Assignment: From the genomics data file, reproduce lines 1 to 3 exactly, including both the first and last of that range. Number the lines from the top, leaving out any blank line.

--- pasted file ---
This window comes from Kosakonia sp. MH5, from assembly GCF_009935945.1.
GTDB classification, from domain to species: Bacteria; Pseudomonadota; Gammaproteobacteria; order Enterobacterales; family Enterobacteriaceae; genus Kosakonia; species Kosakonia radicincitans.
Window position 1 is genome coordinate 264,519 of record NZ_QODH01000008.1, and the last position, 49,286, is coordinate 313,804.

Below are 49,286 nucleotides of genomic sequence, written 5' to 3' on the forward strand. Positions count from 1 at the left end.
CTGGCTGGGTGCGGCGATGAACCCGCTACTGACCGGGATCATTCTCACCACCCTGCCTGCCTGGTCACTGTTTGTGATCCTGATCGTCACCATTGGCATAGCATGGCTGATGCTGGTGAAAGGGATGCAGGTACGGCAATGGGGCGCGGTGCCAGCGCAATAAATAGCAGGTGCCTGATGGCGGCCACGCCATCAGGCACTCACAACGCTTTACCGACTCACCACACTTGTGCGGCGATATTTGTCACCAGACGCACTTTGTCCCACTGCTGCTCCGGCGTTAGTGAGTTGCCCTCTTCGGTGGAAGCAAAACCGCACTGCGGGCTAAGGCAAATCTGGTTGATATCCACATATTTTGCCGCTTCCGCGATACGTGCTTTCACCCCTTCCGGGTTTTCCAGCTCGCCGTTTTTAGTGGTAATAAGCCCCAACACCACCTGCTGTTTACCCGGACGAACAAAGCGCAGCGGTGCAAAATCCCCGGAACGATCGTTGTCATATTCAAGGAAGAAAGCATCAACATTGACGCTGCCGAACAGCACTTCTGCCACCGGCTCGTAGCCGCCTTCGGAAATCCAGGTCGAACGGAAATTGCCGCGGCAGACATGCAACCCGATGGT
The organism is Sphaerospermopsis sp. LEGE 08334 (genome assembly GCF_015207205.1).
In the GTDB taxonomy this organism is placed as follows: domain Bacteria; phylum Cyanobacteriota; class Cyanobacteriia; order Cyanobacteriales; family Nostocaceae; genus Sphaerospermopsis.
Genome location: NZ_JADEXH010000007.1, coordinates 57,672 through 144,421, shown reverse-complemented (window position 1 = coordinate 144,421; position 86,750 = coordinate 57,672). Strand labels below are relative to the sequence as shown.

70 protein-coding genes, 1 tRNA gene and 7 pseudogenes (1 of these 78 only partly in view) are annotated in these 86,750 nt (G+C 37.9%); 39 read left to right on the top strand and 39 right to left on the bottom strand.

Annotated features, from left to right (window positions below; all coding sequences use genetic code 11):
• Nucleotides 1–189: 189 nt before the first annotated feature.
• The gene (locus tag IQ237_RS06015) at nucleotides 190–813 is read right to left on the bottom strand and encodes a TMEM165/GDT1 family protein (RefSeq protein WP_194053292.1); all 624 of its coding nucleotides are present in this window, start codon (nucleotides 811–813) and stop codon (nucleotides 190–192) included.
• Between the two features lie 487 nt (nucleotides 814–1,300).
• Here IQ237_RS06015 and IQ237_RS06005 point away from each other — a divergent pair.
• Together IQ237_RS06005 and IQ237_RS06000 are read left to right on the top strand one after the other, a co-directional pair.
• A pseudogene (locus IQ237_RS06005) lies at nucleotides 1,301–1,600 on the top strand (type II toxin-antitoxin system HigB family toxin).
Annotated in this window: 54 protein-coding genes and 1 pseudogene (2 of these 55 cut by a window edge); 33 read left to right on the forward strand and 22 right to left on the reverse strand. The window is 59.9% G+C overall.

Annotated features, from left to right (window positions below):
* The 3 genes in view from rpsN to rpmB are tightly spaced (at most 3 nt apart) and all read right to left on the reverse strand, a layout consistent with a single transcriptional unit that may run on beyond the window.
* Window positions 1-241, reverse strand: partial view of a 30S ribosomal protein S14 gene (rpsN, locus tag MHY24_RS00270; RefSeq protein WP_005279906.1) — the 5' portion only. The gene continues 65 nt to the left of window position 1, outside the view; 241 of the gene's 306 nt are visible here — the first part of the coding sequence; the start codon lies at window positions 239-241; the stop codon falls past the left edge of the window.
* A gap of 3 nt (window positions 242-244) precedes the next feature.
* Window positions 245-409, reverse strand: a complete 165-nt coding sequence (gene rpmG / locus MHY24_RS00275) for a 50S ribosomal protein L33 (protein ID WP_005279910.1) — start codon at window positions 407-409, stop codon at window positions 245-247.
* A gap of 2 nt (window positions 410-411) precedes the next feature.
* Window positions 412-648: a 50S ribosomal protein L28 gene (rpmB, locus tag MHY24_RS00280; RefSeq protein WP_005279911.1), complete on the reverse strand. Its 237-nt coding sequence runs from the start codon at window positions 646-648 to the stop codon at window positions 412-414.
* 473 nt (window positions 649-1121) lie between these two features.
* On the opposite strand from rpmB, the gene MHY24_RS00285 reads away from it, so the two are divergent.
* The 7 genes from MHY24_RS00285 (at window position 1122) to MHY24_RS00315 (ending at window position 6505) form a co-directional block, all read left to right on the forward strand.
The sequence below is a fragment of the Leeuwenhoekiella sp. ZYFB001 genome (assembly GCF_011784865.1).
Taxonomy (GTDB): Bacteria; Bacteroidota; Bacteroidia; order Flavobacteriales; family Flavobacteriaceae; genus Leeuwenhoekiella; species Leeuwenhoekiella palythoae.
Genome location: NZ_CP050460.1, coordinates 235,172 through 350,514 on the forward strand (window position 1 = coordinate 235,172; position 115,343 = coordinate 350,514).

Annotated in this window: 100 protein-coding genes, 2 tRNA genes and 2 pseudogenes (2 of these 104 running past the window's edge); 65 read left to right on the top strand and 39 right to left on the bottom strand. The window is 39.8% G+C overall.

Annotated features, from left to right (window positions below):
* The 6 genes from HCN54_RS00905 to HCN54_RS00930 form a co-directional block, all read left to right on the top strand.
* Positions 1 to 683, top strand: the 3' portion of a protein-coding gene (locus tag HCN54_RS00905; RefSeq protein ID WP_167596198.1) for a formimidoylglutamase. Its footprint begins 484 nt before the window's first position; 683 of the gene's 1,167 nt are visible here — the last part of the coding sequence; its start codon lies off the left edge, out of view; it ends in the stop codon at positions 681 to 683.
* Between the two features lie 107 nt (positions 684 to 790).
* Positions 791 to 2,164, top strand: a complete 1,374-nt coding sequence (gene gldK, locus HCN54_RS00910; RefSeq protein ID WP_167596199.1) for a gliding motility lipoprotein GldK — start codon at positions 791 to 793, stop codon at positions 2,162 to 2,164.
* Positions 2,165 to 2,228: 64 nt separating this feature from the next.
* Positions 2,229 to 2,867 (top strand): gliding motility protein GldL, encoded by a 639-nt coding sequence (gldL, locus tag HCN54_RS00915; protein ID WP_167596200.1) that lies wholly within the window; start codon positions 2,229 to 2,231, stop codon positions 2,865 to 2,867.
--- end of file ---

This window comes from Kosakonia sp. MH5, from assembly GCF_009935945.1.
GTDB classification, from domain to species: Bacteria; Pseudomonadota; Gammaproteobacteria; order Enterobacterales; family Enterobacteriaceae; genus Kosakonia; species Kosakonia radicincitans.
Window position 1 is genome coordinate 264,519 of record NZ_QODH01000008.1, and the last position, 49,286, is coordinate 313,804.